Plenty of Jobs, Not Enough Pay

You have to pay them if you want them to buy.

Photographer: Joe Raedle/Getty Images

Encouraging as the U.S. job market may be, its strong recovery presents a challenge for the Federal Reserve: If companies start paying workers more, at what point should the Fed begin increasing interest rates to guard against inflation?

So far, the evidence suggests the Fed is right to be patient.

QuickTake U.S. Jobs Report

Employers turned in another impressive performance in February, adding an estimated 295,000 jobs across a broad range of nonfarm sectors. The increase brought the three-month average job gain to 288,000, more than enough to lower the unemployment rate, which declined to 5.5 percent from 5.7 percent in January. 

The demand for workers, though, isn’t yet having a broad effect on pay. Wal-Mart has promised raises starting in April, and the Fed has noted signs of wage pressure in some U.S. regions. But average hourly earnings in the private sector rose just 3 cents in February to an estimated $24.78. That's up 2 percent from a year earlier, far short of the pace that prevailed before the recession.

Wage growth plays a crucial role in Fed officials' assessment of how much they should do to support the economy. On one hand, they would like to see people getting paid more -- otherwise consumers won’t have enough spending power to support a healthy recovery. On the other, rising pay could put upward pressure on prices, which could trigger an inflationary spiral that the Fed would have a hard time getting under control.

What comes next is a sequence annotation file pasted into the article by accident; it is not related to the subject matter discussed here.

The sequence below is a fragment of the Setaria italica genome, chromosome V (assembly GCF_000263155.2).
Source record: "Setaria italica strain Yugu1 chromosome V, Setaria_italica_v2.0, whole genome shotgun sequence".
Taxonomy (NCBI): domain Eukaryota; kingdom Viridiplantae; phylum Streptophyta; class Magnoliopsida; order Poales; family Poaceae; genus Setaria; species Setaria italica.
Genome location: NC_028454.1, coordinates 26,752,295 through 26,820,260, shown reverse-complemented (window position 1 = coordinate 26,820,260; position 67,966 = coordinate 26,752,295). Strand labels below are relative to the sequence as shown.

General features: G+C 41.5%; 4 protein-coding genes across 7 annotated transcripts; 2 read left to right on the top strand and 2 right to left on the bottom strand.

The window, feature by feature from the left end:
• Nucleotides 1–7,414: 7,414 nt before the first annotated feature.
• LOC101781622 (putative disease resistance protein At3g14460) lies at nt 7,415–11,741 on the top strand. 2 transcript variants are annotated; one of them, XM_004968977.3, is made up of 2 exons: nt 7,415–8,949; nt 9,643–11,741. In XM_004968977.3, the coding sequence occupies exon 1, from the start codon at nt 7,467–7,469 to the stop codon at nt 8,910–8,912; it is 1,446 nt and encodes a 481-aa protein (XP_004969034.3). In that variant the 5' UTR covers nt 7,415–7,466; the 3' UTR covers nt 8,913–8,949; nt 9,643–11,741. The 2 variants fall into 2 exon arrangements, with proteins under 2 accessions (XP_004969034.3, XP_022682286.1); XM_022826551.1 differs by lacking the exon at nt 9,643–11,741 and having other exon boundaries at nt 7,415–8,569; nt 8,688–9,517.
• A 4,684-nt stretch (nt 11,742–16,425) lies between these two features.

So how much do wages need to grow before the Fed has to worry? Given the raw deal workers have gotten so far in this recovery, it could be a lot.

Consider, for example, the gap between pay and productivity. On average in previous economic expansions, more than half of any increase in employees' output per hour has come back to them in the form of higher compensation, with the rest going to corporate profits. This time around, hourly compensation, adjusted for inflation, has risen at an annualized rate of only 0.1 percent, compared with a 1.2 percent annualized increase in productivity. Here's how that looks:

The unusually low share of productivity gains going to workers is one reason Fed Chair Janet Yellen has suggested that she wouldn't immediately be too concerned about inflation if pay started to rise. To be sure, there's no guarantee workers will regain their historical share. Maybe people are being replaced by robots and other technology, or maybe increased global competition has eroded bargaining power. Even so, just getting halfway back to the traditional balance between pay and productivity would require a significant raise: Wage growth would have to outpace inflation by more than two percentage points for a year.

All told, the Fed has ample reason to believe that the U.S. economy can make much more progress toward improving the lot of millions of workers -- and the millions who still lack jobs -- before inflation becomes a threat. It should stick with that conviction until the facts prove otherwise.

To contact the senior editor responsible for Bloomberg View’s editorials: David Shipley at davidshipley@bloomberg.net.